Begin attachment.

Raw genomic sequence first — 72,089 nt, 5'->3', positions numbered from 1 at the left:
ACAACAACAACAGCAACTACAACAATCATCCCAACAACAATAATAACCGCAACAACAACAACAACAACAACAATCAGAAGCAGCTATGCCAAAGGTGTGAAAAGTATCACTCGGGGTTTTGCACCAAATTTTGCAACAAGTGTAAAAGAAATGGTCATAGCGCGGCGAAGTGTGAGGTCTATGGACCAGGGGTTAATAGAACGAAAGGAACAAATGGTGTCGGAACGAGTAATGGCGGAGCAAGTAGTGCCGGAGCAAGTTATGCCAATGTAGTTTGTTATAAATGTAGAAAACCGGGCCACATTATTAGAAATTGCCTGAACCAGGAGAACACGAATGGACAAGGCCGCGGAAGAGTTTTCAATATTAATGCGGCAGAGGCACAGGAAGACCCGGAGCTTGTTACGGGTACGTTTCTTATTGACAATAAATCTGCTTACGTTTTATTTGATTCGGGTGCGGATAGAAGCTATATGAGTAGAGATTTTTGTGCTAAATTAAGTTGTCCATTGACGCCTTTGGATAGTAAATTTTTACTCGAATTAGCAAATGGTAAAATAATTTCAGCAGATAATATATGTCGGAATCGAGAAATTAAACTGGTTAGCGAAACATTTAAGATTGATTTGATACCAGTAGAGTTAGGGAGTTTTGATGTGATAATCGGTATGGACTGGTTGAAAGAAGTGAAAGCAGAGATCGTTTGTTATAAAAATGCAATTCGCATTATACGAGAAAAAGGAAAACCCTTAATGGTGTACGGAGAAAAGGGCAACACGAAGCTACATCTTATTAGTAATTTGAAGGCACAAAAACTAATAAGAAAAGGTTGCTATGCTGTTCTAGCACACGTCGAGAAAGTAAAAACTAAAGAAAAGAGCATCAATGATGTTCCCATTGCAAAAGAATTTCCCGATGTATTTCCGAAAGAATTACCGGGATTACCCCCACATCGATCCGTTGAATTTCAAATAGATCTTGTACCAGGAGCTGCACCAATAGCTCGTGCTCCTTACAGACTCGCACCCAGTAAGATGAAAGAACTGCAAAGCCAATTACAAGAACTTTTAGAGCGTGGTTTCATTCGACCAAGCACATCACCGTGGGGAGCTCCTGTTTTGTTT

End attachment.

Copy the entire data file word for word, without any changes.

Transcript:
Raw genomic sequence first — 72,089 nt, 5'->3', positions numbered from 1 at the left:
ACAACAACAACAGCAACTACAACAATCATCCCAACAACAATAATAACCGCAACAACAACAACAACAACAACAATCAGAAGCAGCTATGCCAAAGGTGTGAAAAGTATCACTCGGGGTTTTGCACCAAATTTTGCAACAAGTGTAAAAGAAATGGTCATAGCGCGGCGAAGTGTGAGGTCTATGGACCAGGGGTTAATAGAACGAAAGGAACAAATGGTGTCGGAACGAGTAATGGCGGAGCAAGTAGTGCCGGAGCAAGTTATGCCAATGTAGTTTGTTATAAATGTAGAAAACCGGGCCACATTATTAGAAATTGCCTGAACCAGGAGAACACGAATGGACAAGGCCGCGGAAGAGTTTTCAATATTAATGCGGCAGAGGCACAGGAAGACCCGGAGCTTGTTACGGGTACGTTTCTTATTGACAATAAATCTGCTTACGTTTTATTTGATTCGGGTGCGGATAGAAGCTATATGAGTAGAGATTTTTGTGCTAAATTAAGTTGTCCATTGACGCCTTTGGATAGTAAATTTTTACTCGAATTAGCAAATGGTAAAATAATTTCAGCAGATAATATATGTCGGAATCGAGAAATTAAACTGGTTAGCGAAACATTTAAGATTGATTTGATACCAGTAGAGTTAGGGAGTTTTGATGTGATAATCGGTATGGACTGGTTGAAAGAAGTGAAAGCAGAGATCGTTTGTTATAAAAATGCAATTCGCATTATACGAGAAAAAGGAAAACCCTTAATGGTGTACGGAGAAAAGGGCAACACGAAGCTACATCTTATTAGTAATTTGAAGGCACAAAAACTAATAAGAAAAGGTTGCTATGCTGTTCTAGCACACGTCGAGAAAGTAAAAACTAAAGAAAAGAGCATCAATGATGTTCCCATTGCAAAAGAATTTCCCGATGTATTTCCGAAAGAATTACCGGGATTACCCCCACATCGATCCGTTGAATTTCAAATAGATCTTGTACCAGGAGCTGCACCAATAGCTCGTGCTCCTTACAGACTCGCACCCAGTAAGATGAAAGAACTGCAAAGCCAATTACAAGAACTTTTAGAGCGTGGTTTCATTCGACCAAGCACATCACCGTGGGGAGCTCCTGTTTTGTTT